Michael Hatfield, Tax Lawyers, Tax Defiance, and the Ethics of Casual Conversation,, 10 Fla. Tax Rev. 841 (2011), https://digitalcommons.law.uw.edu/faculty-articles/362
Florida Tax Review
ethics, tax lawyers
This essay is to help tax lawyers decide how to handle casual conversations centered on denying, defying, or destroying the tax system. One option is to walk away, ending the conversation and silencing the dialogue. The next option is to engage. I want to persuade tax lawyers that they should usually engage in the conversation. I try to do this in Part III.
There are two kinds of legal ethics essays, and one must choose which kind to write, and it is useful to the reader to know upfront which kind the author chose to write. One kind begins with the ethics rules of a state, or the American Bar Association, or, for tax lawyers, perhaps Circular 230 and provisions of the Internal Revenue Code, such as Section 6694, as the self-evident premises, and then proceeds deductively and categorically to opine for all. This Essay is not of that kind. Rather it is a collection of my thoughts, helpfully organized, I hope, offered as suggestions to help tax lawyers handle an awkward situation that, with increasing regularity, it seems, must be handled—whether it is by walking or talking. I hope to put the problem into the greater context of tax ethics and legal ethics and policy and legal problems in order to generate greater light on handling the situation. I want to encourage tax lawyers who feel they ought to engage in conversation with the tax protestors and anti-tax conspiracy theorists and those of similar moods and minds to do so-and to do so aware of the greater context. And for those tax lawyers who are inclined to walk away, I want to give enough reason to them to pause and reflect on the rippling consequences that even one wildly misinformed person can have.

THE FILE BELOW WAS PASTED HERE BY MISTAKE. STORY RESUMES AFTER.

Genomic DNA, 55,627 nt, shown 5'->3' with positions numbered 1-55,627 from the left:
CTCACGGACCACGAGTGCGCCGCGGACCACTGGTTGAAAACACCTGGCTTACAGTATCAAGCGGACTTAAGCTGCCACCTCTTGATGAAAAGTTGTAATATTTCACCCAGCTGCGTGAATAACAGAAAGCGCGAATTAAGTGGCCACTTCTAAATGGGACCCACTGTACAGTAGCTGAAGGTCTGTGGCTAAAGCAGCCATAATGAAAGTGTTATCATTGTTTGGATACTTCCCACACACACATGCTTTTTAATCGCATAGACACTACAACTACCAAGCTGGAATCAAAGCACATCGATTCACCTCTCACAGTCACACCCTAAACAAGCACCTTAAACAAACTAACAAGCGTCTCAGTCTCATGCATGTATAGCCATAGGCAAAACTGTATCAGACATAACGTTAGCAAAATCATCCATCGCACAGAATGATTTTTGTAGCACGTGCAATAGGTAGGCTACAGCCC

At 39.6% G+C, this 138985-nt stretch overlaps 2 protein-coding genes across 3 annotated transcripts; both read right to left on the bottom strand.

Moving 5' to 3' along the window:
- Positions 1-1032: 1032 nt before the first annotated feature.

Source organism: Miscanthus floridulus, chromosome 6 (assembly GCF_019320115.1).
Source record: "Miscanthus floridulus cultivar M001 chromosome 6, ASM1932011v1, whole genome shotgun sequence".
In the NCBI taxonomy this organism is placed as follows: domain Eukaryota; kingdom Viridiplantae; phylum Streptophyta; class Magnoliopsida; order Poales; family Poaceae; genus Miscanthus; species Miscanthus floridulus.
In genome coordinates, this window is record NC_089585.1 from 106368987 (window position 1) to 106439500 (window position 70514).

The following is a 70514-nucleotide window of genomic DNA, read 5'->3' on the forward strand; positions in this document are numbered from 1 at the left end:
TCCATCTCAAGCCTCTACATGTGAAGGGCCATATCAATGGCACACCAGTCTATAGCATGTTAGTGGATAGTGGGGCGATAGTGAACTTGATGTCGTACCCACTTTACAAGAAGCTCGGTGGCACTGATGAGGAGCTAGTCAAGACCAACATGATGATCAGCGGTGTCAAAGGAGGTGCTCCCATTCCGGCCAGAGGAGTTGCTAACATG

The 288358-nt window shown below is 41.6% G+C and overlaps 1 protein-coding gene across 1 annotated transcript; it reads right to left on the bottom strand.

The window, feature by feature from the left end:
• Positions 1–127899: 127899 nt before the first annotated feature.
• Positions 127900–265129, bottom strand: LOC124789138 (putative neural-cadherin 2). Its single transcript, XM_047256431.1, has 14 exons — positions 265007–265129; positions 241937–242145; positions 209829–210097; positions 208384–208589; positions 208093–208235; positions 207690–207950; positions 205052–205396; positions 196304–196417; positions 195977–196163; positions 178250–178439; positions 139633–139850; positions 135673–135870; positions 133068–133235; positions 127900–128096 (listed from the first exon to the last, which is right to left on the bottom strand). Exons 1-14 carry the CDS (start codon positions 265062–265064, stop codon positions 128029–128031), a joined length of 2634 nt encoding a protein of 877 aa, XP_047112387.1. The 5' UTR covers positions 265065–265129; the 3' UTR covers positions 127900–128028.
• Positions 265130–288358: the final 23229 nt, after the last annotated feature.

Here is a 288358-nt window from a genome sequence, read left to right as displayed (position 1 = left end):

I also want to share some thoughts about how tax lawyers ought to prepare for these conversations so as to be ready when they arise, and I turn to this in Part IV. Finally, in Part V, I describe some public responses along these lines, commending the tax lawyers who responded and offering their seizing of a teachable moment as an example for the rest of us.